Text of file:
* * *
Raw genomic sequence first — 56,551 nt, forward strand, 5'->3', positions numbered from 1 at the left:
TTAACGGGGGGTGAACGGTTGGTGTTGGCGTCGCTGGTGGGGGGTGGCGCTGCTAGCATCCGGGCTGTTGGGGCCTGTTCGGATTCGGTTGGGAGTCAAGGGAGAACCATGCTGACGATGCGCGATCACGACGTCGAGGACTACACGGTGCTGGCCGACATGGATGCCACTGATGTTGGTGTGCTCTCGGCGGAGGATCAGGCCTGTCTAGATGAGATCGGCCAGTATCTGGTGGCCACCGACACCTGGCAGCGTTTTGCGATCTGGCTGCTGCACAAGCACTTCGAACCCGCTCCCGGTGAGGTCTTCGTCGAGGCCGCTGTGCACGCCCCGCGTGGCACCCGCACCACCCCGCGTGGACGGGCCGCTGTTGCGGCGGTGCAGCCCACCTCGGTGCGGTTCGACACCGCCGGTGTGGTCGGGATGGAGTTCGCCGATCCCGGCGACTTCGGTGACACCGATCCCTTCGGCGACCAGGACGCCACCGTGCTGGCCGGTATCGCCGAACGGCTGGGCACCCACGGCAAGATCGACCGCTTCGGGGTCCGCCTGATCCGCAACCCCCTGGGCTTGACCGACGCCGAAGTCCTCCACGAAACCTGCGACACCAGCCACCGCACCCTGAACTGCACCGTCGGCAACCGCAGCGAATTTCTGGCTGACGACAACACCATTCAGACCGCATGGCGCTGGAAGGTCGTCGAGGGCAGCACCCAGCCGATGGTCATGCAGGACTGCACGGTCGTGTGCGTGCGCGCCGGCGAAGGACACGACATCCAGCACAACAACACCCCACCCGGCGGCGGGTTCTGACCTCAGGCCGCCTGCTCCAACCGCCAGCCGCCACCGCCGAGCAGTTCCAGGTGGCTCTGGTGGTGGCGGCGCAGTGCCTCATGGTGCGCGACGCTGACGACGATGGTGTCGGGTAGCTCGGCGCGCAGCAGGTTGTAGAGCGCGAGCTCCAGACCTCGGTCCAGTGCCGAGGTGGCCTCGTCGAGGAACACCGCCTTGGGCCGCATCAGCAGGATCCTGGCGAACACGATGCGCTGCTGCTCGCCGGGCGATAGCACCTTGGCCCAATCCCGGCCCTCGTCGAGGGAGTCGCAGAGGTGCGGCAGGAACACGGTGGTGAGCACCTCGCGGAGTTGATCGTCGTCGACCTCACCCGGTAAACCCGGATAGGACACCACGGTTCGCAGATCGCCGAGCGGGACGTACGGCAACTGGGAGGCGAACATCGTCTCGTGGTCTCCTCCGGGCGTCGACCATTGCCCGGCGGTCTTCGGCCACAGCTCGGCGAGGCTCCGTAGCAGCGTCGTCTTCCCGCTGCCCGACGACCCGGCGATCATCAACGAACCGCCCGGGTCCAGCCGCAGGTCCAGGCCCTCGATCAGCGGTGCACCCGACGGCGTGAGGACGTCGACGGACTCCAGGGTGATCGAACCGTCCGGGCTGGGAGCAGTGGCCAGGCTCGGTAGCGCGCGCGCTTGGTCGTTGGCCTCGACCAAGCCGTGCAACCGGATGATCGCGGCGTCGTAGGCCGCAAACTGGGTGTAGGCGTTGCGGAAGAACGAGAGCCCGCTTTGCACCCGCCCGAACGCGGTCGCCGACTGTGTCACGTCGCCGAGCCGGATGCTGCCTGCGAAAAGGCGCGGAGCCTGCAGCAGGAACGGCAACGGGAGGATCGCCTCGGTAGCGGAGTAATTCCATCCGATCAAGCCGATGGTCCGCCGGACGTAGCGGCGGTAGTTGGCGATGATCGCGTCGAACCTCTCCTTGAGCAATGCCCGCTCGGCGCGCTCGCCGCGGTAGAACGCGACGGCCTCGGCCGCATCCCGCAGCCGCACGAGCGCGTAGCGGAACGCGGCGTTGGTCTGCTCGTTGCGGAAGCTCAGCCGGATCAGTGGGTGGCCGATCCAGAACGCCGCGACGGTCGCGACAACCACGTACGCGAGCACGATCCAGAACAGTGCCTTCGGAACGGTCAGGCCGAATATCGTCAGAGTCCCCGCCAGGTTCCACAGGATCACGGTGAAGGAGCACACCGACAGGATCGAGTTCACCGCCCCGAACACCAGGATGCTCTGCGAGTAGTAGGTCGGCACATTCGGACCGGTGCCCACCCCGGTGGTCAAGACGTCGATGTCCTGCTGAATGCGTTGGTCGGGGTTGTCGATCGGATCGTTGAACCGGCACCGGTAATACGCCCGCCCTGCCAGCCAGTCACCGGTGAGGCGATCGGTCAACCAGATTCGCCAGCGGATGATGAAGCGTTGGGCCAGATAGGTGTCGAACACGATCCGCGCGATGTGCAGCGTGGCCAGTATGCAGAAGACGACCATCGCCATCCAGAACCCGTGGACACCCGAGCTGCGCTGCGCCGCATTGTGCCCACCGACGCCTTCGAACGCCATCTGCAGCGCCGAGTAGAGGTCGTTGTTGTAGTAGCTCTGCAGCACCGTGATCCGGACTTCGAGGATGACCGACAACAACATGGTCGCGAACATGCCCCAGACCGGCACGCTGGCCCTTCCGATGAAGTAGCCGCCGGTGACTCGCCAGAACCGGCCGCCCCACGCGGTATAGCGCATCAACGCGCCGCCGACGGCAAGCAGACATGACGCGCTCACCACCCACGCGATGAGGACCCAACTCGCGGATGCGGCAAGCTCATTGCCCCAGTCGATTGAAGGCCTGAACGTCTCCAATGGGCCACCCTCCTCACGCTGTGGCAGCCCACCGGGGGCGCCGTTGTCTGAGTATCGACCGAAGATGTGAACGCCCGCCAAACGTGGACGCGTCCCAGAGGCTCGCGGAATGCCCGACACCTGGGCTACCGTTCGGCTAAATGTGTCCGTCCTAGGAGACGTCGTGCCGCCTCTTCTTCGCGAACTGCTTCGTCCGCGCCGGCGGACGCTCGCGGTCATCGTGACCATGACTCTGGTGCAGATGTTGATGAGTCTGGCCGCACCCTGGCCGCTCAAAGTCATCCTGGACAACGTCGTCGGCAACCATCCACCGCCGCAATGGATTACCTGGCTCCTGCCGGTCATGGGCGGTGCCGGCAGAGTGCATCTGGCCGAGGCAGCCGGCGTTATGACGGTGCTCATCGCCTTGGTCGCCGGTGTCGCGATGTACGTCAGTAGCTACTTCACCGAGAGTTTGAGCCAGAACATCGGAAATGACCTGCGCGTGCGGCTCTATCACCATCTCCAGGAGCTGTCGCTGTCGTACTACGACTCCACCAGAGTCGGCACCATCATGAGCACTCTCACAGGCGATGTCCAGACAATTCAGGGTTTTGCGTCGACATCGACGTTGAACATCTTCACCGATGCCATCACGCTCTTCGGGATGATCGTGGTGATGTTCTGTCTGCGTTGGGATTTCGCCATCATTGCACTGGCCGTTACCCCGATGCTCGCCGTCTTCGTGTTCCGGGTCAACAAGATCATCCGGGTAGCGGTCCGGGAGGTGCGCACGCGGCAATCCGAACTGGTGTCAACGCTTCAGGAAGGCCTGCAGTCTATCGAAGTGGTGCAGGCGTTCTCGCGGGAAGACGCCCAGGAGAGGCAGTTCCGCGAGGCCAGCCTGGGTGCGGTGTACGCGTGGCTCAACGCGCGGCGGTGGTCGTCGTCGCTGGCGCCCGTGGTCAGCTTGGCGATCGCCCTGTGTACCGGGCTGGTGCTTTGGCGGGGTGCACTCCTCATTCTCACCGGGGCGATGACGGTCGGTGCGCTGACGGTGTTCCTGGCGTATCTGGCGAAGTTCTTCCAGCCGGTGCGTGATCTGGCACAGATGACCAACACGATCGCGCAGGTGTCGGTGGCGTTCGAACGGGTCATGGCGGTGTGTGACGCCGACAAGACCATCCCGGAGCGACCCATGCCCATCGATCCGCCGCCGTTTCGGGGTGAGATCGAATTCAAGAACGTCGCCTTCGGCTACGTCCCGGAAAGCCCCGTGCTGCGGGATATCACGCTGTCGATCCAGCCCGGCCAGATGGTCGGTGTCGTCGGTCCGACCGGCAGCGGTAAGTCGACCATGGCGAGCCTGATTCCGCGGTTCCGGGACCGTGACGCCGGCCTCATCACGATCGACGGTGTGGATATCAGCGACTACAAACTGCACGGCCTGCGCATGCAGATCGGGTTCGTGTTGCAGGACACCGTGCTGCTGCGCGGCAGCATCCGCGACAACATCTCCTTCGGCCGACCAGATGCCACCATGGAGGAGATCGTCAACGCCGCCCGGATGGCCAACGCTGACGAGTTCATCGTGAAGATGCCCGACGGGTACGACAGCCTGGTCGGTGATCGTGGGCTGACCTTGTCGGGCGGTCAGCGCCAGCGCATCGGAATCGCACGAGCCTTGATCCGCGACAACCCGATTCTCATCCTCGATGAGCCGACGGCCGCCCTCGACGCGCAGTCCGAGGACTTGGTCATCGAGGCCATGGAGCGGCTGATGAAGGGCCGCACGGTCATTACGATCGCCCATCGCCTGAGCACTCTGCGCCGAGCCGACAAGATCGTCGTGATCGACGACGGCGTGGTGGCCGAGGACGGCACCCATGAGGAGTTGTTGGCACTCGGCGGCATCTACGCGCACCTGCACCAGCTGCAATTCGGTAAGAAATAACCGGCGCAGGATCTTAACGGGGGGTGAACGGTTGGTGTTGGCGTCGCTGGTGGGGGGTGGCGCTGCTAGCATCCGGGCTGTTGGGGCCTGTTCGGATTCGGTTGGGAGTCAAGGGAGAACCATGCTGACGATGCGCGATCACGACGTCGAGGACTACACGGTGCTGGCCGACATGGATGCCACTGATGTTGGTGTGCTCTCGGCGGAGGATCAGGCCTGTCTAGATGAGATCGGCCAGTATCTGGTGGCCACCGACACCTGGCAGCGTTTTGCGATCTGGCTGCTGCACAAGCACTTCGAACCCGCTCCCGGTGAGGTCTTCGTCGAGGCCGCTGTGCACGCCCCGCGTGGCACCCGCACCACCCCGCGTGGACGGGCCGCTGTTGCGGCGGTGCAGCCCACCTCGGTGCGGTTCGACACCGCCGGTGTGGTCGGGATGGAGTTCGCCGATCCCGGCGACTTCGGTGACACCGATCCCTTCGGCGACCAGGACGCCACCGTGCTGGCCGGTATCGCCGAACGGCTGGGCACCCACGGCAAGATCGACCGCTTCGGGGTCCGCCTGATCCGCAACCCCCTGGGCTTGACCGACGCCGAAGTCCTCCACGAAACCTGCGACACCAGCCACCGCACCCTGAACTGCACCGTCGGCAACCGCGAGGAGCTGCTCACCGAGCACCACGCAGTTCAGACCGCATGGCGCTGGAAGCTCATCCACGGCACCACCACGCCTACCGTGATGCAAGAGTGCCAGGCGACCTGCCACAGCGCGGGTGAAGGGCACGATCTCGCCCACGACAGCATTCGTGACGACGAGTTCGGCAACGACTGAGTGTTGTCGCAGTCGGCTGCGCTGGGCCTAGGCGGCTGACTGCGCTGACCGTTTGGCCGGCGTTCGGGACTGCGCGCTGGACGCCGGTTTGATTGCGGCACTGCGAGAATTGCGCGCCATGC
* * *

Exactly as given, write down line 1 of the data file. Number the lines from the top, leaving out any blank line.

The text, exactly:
Raw genomic sequence first — 56,551 nt, forward strand, 5'->3', positions numbered from 1 at the left: